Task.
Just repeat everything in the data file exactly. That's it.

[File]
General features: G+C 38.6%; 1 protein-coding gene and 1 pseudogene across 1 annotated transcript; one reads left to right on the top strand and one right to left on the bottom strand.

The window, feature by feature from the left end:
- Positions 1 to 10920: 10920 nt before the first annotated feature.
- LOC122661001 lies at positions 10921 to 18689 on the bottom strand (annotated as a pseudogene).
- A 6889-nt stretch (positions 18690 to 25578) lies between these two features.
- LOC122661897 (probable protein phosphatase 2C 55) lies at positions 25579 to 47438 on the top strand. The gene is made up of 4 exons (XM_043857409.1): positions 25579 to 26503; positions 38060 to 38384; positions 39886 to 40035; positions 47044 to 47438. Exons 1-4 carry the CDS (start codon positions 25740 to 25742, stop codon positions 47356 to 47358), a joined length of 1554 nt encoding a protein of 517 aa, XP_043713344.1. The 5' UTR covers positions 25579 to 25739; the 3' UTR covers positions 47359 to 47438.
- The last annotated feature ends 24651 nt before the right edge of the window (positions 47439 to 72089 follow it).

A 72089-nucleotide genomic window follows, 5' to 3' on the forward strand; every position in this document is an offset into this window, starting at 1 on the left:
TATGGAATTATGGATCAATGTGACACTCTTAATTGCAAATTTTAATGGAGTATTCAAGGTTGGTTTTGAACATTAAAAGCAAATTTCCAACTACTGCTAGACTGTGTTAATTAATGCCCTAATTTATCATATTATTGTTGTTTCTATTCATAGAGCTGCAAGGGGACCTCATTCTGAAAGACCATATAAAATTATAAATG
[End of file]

General features: G+C 38.6%; 1 protein-coding gene and 1 pseudogene across 1 annotated transcript; one reads left to right on the top strand and one right to left on the bottom strand.

The window, feature by feature from the left end:
- Positions 1 to 10920: 10920 nt before the first annotated feature.
- LOC122661001 lies at positions 10921 to 18689 on the bottom strand (annotated as a pseudogene).
- A 6889-nt stretch (positions 18690 to 25578) lies between these two features.
- LOC122661897 (probable protein phosphatase 2C 55) lies at positions 25579 to 47438 on the top strand. The gene is made up of 4 exons (XM_043857409.1): positions 25579 to 26503; positions 38060 to 38384; positions 39886 to 40035; positions 47044 to 47438. Exons 1-4 carry the CDS (start codon positions 25740 to 25742, stop codon positions 47356 to 47358), a joined length of 1554 nt encoding a protein of 517 aa, XP_043713344.1. The 5' UTR covers positions 25579 to 25739; the 3' UTR covers positions 47359 to 47438.
- The last annotated feature ends 24651 nt before the right edge of the window (positions 47439 to 72089 follow it).

A 72089-nucleotide genomic window follows, 5' to 3' on the forward strand; every position in this document is an offset into this window, starting at 1 on the left:
TATGGAATTATGGATCAATGTGACACTCTTAATTGCAAATTTTAATGGAGTATTCAAGGTTGGTTTTGAACATTAAAAGCAAATTTCCAACTACTGCTAGACTGTGTTAATTAATGCCCTAATTTATCATATTATTGTTGTTTCTATTCATAGAGCTGCAAGGGGACCTCATTCTGAAAGACCATATAAAATTATAAATG